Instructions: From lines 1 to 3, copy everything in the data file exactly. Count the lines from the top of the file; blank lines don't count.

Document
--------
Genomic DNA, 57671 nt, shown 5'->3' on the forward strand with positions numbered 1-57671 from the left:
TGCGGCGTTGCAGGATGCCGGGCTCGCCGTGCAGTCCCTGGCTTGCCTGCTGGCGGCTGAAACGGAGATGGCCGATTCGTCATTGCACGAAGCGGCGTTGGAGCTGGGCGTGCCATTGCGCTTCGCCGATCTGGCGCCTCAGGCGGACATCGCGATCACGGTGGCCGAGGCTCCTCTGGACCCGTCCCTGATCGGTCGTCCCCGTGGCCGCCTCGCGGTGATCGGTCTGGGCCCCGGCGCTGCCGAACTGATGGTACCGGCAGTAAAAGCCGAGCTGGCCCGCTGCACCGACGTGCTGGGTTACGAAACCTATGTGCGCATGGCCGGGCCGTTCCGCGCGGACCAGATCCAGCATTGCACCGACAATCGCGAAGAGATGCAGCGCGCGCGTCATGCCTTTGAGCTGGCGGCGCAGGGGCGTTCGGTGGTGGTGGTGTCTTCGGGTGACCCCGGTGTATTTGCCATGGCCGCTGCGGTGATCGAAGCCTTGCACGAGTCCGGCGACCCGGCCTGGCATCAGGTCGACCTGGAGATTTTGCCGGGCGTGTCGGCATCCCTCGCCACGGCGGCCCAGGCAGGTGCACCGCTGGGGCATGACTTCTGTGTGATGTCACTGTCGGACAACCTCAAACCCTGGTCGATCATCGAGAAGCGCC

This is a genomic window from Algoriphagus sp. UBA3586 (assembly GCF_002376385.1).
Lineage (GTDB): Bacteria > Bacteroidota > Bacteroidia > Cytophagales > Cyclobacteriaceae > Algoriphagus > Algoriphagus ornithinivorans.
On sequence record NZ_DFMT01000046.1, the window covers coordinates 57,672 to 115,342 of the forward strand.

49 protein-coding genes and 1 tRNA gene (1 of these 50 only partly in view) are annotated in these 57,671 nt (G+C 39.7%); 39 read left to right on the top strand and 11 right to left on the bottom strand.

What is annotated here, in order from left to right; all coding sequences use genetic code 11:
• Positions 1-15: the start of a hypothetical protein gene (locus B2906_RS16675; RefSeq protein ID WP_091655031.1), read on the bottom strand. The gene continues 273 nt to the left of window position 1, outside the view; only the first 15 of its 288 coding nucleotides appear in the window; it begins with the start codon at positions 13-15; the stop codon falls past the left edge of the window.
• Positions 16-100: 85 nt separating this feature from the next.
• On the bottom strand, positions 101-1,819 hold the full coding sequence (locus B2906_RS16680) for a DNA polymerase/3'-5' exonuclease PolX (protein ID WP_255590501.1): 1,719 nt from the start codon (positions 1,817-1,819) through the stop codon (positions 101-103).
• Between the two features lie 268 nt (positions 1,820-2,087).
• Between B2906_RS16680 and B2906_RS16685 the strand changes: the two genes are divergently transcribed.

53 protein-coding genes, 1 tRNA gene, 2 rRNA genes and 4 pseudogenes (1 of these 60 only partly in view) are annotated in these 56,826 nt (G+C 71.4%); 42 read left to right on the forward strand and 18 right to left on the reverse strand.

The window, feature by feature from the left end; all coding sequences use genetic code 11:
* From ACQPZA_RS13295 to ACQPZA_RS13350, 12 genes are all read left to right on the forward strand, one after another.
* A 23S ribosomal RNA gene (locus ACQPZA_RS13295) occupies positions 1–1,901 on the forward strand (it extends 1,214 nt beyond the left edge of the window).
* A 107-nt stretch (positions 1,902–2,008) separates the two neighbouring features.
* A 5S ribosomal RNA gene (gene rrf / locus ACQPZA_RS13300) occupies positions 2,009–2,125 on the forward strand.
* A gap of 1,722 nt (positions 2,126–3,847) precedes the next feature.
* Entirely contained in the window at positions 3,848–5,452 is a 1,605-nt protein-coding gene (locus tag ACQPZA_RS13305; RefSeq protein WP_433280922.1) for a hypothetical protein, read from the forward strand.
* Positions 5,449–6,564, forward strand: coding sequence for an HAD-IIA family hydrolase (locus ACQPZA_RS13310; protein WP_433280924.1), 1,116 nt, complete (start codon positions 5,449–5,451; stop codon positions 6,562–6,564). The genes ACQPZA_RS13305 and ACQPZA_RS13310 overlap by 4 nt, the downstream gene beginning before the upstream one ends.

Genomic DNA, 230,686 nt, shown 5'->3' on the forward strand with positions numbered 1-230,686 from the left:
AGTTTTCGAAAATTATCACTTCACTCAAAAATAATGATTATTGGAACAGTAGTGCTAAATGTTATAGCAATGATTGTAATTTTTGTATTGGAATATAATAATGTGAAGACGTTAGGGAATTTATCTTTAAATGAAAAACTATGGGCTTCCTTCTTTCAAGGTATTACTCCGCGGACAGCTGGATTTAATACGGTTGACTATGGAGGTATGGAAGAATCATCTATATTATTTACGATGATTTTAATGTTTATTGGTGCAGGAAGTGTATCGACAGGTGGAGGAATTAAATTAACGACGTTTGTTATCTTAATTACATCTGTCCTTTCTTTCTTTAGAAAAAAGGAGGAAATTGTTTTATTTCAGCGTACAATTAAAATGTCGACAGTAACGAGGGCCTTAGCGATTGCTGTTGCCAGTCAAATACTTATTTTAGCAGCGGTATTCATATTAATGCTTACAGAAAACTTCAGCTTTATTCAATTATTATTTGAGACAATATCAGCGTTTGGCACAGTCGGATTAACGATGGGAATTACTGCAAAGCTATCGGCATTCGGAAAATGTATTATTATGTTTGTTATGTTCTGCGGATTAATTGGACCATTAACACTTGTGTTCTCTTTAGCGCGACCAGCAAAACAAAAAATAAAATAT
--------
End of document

Genomic DNA, 57671 nt, shown 5'->3' on the forward strand with positions numbered 1-57671 from the left:
TGCGGCGTTGCAGGATGCCGGGCTCGCCGTGCAGTCCCTGGCTTGCCTGCTGGCGGCTGAAACGGAGATGGCCGATTCGTCATTGCACGAAGCGGCGTTGGAGCTGGGCGTGCCATTGCGCTTCGCCGATCTGGCGCCTCAGGCGGACATCGCGATCACGGTGGCCGAGGCTCCTCTGGACCCGTCCCTGATCGGTCGTCCCCGTGGCCGCCTCGCGGTGATCGGTCTGGGCCCCGGCGCTGCCGAACTGATGGTACCGGCAGTAAAAGCCGAGCTGGCCCGCTGCACCGACGTGCTGGGTTACGAAACCTATGTGCGCATGGCCGGGCCGTTCCGCGCGGACCAGATCCAGCATTGCACCGACAATCGCGAAGAGATGCAGCGCGCGCGTCATGCCTTTGAGCTGGCGGCGCAGGGGCGTTCGGTGGTGGTGGTGTCTTCGGGTGACCCCGGTGTATTTGCCATGGCCGCTGCGGTGATCGAAGCCTTGCACGAGTCCGGCGACCCGGCCTGGCATCAGGTCGACCTGGAGATTTTGCCGGGCGTGTCGGCATCCCTCGCCACGGCGGCCCAGGCAGGTGCACCGCTGGGGCATGACTTCTGTGTGATGTCACTGTCGGACAACCTCAAACCCTGGTCGATCATCGAGAAGCGCC

This is a genomic window from Algoriphagus sp. UBA3586 (assembly GCF_002376385.1).